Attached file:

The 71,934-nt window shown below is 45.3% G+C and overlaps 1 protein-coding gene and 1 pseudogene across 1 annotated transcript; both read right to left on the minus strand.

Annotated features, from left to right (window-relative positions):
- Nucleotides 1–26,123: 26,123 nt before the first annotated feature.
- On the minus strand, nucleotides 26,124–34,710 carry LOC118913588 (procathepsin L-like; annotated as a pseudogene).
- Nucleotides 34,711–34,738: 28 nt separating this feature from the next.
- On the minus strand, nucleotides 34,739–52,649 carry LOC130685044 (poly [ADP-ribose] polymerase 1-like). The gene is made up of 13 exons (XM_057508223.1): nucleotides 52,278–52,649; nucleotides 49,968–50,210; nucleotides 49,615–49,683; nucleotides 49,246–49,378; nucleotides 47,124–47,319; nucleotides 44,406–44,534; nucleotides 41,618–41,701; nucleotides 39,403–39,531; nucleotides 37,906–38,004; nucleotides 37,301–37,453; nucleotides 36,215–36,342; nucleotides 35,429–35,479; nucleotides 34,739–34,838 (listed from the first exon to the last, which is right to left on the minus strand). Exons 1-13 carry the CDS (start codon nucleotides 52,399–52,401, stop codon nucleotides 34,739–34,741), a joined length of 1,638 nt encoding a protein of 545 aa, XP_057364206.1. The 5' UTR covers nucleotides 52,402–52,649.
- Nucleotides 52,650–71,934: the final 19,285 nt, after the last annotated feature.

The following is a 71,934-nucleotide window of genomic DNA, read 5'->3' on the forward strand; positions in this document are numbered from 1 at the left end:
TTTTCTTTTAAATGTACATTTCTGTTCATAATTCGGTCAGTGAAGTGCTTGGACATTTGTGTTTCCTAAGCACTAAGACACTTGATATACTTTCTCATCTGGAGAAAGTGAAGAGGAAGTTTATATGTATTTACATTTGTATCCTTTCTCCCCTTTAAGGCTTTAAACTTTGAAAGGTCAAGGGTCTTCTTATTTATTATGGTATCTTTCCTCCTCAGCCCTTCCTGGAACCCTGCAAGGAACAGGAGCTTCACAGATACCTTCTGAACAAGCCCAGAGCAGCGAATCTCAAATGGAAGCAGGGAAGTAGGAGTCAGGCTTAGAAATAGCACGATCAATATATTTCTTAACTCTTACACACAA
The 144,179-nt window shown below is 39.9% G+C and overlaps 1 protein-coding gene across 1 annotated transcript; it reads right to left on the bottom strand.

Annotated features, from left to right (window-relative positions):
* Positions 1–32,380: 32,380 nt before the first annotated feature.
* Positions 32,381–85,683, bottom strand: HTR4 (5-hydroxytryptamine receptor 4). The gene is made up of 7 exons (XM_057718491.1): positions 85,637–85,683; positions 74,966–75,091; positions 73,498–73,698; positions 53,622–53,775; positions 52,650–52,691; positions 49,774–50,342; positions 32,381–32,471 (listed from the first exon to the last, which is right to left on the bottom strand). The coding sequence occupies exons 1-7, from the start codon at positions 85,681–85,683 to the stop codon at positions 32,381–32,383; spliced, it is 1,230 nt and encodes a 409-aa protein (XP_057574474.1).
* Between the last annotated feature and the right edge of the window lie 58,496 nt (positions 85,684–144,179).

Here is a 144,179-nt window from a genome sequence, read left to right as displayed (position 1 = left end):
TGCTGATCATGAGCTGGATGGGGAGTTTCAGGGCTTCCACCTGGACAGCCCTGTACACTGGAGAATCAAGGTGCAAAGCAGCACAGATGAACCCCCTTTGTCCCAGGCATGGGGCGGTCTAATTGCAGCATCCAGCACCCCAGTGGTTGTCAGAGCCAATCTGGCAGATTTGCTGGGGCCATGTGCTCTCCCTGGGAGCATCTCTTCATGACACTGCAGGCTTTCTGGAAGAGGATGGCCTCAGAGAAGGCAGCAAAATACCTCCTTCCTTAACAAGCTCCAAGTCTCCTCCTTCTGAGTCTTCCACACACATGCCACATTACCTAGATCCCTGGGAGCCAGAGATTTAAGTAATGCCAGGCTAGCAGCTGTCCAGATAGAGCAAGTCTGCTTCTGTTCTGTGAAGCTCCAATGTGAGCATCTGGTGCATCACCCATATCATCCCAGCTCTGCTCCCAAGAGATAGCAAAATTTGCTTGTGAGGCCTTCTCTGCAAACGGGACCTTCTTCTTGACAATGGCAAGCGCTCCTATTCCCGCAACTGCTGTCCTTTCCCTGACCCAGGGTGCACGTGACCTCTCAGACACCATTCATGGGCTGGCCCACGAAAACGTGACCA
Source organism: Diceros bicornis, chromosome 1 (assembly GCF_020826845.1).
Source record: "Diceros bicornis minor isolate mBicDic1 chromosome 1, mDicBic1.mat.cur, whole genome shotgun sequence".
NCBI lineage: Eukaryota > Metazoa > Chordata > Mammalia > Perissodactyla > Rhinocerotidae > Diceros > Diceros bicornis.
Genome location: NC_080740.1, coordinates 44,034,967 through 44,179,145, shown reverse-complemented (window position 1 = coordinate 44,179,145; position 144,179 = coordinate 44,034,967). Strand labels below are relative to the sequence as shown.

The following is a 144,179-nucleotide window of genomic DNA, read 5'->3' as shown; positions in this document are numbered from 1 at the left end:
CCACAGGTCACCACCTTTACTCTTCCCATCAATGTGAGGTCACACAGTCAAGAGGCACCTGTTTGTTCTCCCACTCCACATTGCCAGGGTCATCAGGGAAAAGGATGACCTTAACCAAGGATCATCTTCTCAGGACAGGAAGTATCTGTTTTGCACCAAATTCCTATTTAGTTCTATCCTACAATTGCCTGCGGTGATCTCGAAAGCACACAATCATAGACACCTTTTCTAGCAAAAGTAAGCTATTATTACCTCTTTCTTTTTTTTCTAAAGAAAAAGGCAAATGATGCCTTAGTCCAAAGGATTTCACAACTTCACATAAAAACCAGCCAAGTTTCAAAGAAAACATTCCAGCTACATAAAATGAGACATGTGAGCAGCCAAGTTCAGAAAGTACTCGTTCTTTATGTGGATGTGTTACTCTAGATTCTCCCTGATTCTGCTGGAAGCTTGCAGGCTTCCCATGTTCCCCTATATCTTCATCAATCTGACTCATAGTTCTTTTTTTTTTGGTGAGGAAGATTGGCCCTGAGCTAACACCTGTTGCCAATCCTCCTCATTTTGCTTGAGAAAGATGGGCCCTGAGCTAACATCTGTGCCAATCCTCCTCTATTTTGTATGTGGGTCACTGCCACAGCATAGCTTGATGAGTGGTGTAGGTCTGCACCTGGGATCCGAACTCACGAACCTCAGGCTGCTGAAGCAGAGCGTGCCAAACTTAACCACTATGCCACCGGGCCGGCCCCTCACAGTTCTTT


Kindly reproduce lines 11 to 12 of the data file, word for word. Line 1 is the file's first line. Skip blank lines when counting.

Annotated features, from left to right (window-relative positions):
* Positions 1–32,380: 32,380 nt before the first annotated feature.